FL
Frank L.

Problem 16

When we estimate distances from velocity data, it is sometimes necessary to use times $t_0, t_1, t_2, t_3, ...$ that are not equally spaced. We can still estimate distances using the time periods
$\Delta t_i = t_i - t_{i-1}$. For example, on May 7, 1992, the space shuttle $Endeavour$ was launched on mission STS-49, the purpose of which was to install a new perigee kick motor in an Intelsat communications satellite. The table, provided by NASA, gives the velocity data for the shuttle between liftoff and the jettisoning of the solid rocket boosters. Use these data to estimate the height above the earth's surface of the $Endeavour$, 62 seconds after liftoff.

FL
Frank L.

Problem 17

The velocity graph of a braking car is shown. Use it to estimate the distance traveled by the car while the brakes are applied.

Amrita B.

Problem 18

The velocity graph of a car accelerating from rest to a speed of 120 km/h over a period of 30 seconds is shown. Estimate the distance traveled during this period.

Amrita B.

Problem 19

In someone affected with measles, the virus level $N$ (measured in number of infected cells per mL of blood plasma) reaches a peak density at about $t = 12$ days (when a rash appears) and then decreases fairly rapidly as a result of immune response. The area under the graph of $N(t)$ from
$t = 0$ to $t = 12$ (as shown in the figure) is equal to the total amount of infection needed to develop symptoms (measured in density of infected cells x time). The function $N$ has been modeled by the function $$f(t) = -t(t - 21)(t + 1)$$

Use this model with six subintervals and their midpoints to estimate the total amount of infection needed to develop symptoms of measles.

Amrita B.

Problem 20

The table shows the number of people per day who died from SARS in Singapore at two-week intervals beginning on March 1, 2003.

(a) By using an argument similar to that in Example 4, estimate the number of people who died of SARS in Singapore between March 1 and May 24, 2003, using both left endpoints and right endpoints.

(b) How would you interpret the number of SARS deaths as an area under a curve?

FL
Frank L.

Problem 21

Use Definition 2 to find an expression for the area under the graph of $f$ as a limit. Do not evaluate the limit.

$f(x) = \dfrac{2x}{x^2 + 1}, \hspace{5mm} 1 \le x \le 3$

Amrita B.

Problem 22

Use Definition 2 to find an expression for the area under the graph of $f$ as a limit. Do not evaluate the limit.

$f(x) = x^2 + \sqrt{1 + 2x}, \hspace{5mm} 4 \le x \le 7$

Amrita B.

Problem 23

Use Definition 2 to find an expression for the area under the graph of $f$ as a limit. Do not evaluate the limit.

$f(x) = \sqrt{\sin x}, \hspace{5mm} 0 \le x \le \pi$

Amrita B.

Problem 24

Determine a region whose area is equal to the given limit. Do not evaluate the limit.

$\displaystyle \lim_{n \to \infty} \sum_{i = 1}^{n} \frac{3}{n} \sqrt{1 +\frac{3i}{n}}$

Amrita B.

Problem 25

Determine a region whose area is equal to the given limit. Do not evaluate the limit.

$\displaystyle \lim_{n \to \infty} \sum_{i = 1}^{n} \frac{\pi}{4n} \tan{\frac{i \pi}{4n}}$

Amrita B.

Problem 26

(a) Use Definition 2 to find an expression for the area under the curve $y = x^3$ from 0 to 1 as a limit.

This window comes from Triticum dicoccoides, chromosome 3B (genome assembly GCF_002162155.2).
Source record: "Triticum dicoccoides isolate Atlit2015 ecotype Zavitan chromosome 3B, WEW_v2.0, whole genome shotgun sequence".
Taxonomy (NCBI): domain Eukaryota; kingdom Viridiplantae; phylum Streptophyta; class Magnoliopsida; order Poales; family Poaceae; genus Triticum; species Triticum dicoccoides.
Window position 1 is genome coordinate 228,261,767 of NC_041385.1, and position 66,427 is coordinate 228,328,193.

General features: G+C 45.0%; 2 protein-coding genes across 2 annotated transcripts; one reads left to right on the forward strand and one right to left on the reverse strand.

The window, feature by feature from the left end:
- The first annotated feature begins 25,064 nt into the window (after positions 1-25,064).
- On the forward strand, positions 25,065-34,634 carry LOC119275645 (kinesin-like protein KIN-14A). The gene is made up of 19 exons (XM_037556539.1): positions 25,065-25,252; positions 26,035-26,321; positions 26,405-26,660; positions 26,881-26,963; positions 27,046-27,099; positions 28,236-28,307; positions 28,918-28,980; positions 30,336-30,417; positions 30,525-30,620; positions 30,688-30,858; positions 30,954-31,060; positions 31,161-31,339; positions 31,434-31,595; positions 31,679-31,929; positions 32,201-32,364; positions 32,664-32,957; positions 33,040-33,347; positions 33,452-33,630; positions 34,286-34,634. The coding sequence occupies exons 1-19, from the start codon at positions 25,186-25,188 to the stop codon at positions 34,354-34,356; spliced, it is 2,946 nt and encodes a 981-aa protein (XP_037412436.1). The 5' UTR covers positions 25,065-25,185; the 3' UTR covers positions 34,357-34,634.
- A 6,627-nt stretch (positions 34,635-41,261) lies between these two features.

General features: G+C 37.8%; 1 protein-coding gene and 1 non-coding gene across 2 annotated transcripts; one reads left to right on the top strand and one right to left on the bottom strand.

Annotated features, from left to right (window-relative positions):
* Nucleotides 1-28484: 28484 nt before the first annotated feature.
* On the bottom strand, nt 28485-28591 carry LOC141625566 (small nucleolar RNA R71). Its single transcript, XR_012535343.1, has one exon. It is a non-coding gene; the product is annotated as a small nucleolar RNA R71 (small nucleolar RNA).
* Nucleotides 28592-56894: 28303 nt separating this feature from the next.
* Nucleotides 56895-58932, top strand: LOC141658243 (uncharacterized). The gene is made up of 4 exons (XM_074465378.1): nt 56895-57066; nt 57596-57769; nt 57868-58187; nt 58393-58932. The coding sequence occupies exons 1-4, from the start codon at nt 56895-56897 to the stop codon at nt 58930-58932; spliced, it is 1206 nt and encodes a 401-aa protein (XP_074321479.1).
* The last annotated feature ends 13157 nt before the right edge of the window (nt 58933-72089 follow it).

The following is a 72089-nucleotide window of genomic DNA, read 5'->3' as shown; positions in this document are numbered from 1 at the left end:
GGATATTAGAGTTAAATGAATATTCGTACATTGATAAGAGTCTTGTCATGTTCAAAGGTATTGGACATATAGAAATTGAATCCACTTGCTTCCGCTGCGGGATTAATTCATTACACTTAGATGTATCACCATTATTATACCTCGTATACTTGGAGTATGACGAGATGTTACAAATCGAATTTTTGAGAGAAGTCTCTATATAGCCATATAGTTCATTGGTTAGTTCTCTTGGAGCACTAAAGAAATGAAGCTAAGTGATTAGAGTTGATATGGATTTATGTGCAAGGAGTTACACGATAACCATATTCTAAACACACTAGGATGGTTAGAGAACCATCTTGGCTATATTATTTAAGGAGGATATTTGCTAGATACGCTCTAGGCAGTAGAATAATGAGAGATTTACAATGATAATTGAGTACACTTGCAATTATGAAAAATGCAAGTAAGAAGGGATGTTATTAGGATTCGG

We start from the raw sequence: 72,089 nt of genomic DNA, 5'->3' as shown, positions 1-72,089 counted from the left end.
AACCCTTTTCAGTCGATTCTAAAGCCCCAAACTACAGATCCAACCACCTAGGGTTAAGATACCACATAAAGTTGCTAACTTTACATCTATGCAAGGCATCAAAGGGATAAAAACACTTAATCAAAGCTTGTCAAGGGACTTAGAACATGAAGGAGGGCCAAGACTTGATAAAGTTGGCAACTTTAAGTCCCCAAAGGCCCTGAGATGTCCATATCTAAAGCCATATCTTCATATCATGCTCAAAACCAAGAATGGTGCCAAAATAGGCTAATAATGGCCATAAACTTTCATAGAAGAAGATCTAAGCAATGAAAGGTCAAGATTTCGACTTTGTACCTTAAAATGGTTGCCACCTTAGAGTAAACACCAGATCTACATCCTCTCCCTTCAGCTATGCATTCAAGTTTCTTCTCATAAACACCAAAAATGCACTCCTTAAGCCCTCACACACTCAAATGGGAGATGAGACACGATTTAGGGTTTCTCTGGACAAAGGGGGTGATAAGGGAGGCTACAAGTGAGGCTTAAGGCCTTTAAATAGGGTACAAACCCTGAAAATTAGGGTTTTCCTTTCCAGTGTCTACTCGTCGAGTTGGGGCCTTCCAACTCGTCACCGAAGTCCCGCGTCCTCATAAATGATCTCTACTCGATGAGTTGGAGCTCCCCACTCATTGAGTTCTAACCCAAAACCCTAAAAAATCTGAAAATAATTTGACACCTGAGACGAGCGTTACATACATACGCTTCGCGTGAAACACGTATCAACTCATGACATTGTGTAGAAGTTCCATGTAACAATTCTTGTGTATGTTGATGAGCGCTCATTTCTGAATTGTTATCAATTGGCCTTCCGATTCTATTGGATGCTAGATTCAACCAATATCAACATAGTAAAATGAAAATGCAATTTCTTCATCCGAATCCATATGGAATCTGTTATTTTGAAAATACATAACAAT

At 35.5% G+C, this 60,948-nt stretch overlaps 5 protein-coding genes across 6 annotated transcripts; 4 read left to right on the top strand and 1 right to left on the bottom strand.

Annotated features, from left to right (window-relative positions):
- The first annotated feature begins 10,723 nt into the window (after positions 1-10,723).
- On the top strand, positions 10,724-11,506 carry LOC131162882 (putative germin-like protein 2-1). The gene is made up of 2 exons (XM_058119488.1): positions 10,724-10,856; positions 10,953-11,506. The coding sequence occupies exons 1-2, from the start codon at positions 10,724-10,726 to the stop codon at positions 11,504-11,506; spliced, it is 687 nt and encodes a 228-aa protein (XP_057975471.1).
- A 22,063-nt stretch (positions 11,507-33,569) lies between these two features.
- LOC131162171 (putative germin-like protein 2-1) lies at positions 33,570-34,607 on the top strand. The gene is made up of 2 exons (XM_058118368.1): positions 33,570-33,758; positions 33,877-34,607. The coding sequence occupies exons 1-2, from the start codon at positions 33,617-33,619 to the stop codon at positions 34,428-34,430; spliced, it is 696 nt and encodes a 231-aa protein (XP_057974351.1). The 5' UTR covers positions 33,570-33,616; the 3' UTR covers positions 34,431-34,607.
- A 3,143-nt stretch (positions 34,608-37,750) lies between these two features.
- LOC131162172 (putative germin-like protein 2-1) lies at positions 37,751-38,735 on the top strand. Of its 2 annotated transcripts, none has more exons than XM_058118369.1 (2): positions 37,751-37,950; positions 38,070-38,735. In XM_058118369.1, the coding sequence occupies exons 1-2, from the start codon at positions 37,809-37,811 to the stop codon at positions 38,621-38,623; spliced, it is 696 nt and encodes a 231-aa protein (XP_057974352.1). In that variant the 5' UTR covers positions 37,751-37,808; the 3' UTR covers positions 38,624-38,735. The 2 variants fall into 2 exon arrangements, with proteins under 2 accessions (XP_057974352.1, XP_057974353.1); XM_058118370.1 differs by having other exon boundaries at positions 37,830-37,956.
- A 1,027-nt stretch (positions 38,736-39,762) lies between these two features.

(b) The following formula for the sum of the cubes of the first $n$ integers is proved in Appendix E. Use it to evaluate the limit in part (a).

$$1^3 + 2^3 + 3^3 + \cdots + n^3 = \biggl[ \frac{n(n + 1)}{2} \biggr]^2$$

FL
Frank L.

Problem 27

Let $A$ be the area under the graph of an increasing continuous function $f$ from $a$ to $b$, and let $L_n$ and $R_n$ be the approximations to $A$ with $n$ subintervals using left and right endpoints, respectively.

(a) How are $A$, $L_n$, and $R_n$ related?

(b) Show that $$R_n - L_n = \frac{b - a}{n} [f(b) - f(a)]$$
Then draw a diagram to illustrate this equation by showing that the $n$ rectangles representing $R_n - L_n$ can be reassembled to form a single rectangle whose area is the right side of the equation.

(c) Deduce that $$R_n - A < \frac{b - a}{n} [f(b) - f(a)]$$

FL
Frank L.

Problem 28

If $A$ is the area under the curve $y = e^x$ from 1 to 3, use Exercise 27 to find a value of $n$ such that $R_n - A < 0.0001$.

FL
Frank L.

Problem 29

(a) Express the area under the curve $y = x^5$ from 0 to 2 as a limit.

(b) Use a computer algebra system to find the sum in your expression from part (a).

(c) Evaluate the limit in part (a).

FL
Frank L.

Problem 30

Find the exact area of the region under the graph of $y = e^{-x}$ from 0 to 2 by using a computer algebra system to evaluate the sum and then the limit in Example 3(a). Compare your answer with the estimate obtained in Example 3(b).

FL
Frank L.

Problem 31

Find the exact area under the cosine curve $y = \cos x$ from $x = 0$ to $x = b$, where $0 \le b \le \pi/2$. (Use a computer algebra system both to evaluate the sum and compute the limit.) In particular, what is the area if $b = \pi/2$?

FL
Frank L.
(a) Let $A_n$ be the area of a polygon with $n$ equal sides inscribed in a circle with radius $r$. By dividing the polygon into $n$ congruent triangles with central angle $2\pi/n$, show that
$$A_n = \frac{1}{2} nr^2 \sin \biggl( \frac{2 \pi}{n} \biggr)$$
(b) Show that $\displaystyle \lim_{n \to \infty} A_n = \pi r^2$. [$Hint:$ Use Equation 3.3.2 on page 191.]